If you are looking for ways to discuss climate change in small groups or adult education, we recommend the resources listed below. If you need help implementing any of these resources or if you are looking for a speaker or panelist, let us know and we would be happy to send one of our staff or help you find a local speaker.
Millions of people every year are displaced due to weather hazards like storms, extreme heat, and floods. In Bangladesh, changing weather patterns and rainy seasons, droughts, and flooding are threatening food security and the livelihoods of farmers. This new series of five videos from World Renew and the Christian Reformed Church Office of Social Justice (OSJ) puts the spotlight on Bangladesh, where World Renew is promoting floating gardens, alternative means of livelihoods like ducks, and addressing health issues. We invite you to consider how you can help address the trajectory of climate change through advocacy.
The series of five videos would work well for an adult education class, small group gathering, or even your own personal use. Stay tuned for a discussion guide for the videos coming soon!
"Ten Ways to Care for Creation" includes ideas such as starting an intergenerational gardening project, holding a storytelling series, and much more!
We invite you to download this resource and share it with your church, or order printed copies for a small fee at FaithAliveResources.org.
Prayer bulletin insert for churches to use during worship about the beauty of creation and the ways it declares the glory of God, for the brokenness of the earth brought about by sin, for faithful leadership on climate, and for our participating in God's ongoing work of renewal.
For millions of subsistence farmers in Kenya, climate change is not a political debate. It is a reality in which adaptation can mean the difference between life and death. The Climate Conversation: Kenya video series is a chance to move past the white noise and to get up close and personal with the issues of climate change and environmental stewardship. It is a chance to meet people, not statistics; to hear stories, not arguments. It is an invitation to a conversation.
Something's not right in Kenya. The rains have become unpredictable and are coming later and later, if at all. Farmers are playing a guessing game as to when to plant, and development experts are raising concerns about the ways in which changing weather patterns are threatening livelihoods. What exactly is happening, and what might it mean for Kenyans? Watch video »
Impoverished populations are some of the most vulnerable in the world. They subsist on marginal lands and have little capacity to invest, innovate, and adapt. If weather is changing in Kenya, how will it impact the poor of Kenya? Watch video »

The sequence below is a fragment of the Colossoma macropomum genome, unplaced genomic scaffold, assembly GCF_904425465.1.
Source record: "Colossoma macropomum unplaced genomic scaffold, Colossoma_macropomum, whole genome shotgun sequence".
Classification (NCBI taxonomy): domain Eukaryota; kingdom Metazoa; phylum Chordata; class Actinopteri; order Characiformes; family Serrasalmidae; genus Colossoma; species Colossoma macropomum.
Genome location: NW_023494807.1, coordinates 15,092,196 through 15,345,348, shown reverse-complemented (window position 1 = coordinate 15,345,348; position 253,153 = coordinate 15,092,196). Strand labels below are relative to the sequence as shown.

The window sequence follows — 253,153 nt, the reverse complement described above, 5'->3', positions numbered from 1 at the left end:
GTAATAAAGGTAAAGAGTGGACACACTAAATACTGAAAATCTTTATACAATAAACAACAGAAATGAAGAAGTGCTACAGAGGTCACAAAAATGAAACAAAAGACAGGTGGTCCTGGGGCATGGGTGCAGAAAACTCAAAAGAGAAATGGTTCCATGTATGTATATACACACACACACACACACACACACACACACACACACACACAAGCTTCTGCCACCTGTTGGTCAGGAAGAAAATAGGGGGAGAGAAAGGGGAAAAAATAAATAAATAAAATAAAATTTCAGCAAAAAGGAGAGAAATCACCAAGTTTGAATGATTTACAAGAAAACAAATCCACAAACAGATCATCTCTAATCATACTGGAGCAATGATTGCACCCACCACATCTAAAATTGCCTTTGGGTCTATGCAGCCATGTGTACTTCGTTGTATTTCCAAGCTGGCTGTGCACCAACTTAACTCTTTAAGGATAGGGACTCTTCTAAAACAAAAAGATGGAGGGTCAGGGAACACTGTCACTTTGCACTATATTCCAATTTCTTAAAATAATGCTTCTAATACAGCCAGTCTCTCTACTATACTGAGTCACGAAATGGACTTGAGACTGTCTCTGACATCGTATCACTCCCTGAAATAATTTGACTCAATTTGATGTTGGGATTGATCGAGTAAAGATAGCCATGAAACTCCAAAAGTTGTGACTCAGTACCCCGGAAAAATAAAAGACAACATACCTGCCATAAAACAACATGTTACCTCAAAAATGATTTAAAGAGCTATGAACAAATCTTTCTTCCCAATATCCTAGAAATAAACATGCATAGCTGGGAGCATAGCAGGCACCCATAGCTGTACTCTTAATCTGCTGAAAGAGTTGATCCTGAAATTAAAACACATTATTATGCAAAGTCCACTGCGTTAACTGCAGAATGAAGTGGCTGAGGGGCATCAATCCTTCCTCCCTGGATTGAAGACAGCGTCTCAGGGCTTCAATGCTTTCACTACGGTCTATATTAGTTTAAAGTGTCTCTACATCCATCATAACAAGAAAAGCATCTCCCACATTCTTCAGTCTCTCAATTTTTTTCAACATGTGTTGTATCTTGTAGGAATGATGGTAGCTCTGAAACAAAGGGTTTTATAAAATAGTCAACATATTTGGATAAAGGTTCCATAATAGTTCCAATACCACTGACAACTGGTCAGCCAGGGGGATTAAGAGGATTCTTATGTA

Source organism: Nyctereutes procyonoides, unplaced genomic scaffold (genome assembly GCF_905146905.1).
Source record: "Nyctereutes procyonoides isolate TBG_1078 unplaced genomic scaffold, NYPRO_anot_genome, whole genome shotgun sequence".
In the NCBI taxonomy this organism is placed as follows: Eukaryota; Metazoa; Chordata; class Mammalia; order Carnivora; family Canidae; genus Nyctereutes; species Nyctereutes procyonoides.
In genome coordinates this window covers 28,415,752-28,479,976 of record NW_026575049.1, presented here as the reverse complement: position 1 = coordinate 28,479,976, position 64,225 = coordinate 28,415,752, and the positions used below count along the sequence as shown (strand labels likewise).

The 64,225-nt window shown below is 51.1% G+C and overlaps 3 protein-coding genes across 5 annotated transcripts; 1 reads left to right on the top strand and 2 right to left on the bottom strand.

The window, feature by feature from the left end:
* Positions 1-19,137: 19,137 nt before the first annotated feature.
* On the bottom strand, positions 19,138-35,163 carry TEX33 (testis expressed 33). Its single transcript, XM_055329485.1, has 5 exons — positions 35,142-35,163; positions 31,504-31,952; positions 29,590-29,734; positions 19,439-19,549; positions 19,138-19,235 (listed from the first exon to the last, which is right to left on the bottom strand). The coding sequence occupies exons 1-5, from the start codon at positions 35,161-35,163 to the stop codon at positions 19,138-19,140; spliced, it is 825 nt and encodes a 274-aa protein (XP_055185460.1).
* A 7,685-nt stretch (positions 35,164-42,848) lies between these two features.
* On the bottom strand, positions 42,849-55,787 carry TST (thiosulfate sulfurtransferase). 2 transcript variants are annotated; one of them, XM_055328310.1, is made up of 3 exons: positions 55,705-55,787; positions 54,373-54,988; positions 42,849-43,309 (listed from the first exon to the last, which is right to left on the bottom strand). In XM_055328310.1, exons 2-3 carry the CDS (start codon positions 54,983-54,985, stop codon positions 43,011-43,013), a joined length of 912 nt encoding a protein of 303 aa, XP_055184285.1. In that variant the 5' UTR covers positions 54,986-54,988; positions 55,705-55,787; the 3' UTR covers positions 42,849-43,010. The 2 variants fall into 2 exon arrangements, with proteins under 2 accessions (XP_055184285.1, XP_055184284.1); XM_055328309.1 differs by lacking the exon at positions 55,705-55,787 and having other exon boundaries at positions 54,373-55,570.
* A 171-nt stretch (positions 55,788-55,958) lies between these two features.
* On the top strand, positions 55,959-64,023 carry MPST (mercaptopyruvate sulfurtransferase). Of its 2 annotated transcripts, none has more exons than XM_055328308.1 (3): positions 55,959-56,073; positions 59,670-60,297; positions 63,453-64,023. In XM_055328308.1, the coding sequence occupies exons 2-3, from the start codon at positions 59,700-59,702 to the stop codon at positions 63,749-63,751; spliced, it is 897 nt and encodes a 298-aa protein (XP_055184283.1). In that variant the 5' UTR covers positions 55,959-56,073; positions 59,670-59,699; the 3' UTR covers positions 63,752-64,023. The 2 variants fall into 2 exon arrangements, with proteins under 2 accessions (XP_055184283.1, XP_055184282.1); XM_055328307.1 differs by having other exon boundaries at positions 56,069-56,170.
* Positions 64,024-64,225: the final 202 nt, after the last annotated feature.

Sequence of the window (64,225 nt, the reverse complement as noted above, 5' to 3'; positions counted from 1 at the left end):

Listening to difficult truths can be one of the hardest parts of a conversation. Kenyans have uncomfortable and deeply important words for their brothers and sisters in North America—words of encouragement and words of challenge; words of rebuke and of reconciliation. Will we listen? Watch video »
Kenyans are not sitting around waiting for the rest of the world to address the problems that they are facing. They are already coming up with incredibly creative solutions to help them adapt to the challenges facing their communities. If they aren't waiting around, what is keeping us from acting? Watch video »
Want to engage the Climate Conversation: Kenya videos more deeply? Download our discussion guide for bible studies, discussion questions, next steps and more. Use it with church groups, in an educational setting, or even with family and friends.
Download the Climate Conversation: Kenya promotional cards for free here!
There is consensus of public opinion that the world is warming, but many are still unsure of what it is exactly that is the cause. This interactive resource from Bloomberg explores the most popular explanations for the observed warming: orbital shift, sunspots, volcanos, deforestation, ozone pollution, aerosol pollution, and greenhouse gas pollution. The evidence it offers is compelling: greenhouse gasses are the clear cause of the observed warming over the last 130 years. The only question left: what are we going to do about it?
An evangelical climate scientist at Texas Tech University, Katharine Hayhoe is a trusted and faithful voice on climate change. In this presentation, she acknowledges the temptation to ignore the reality of climate change, but then she asks the critical question: “But what if climate change is real?” Clear-eyed about the challenges of climate change, yet resolutely hopeful, this presentation is a great conversation starter for anyone looking to deepen their knowledge and engagement.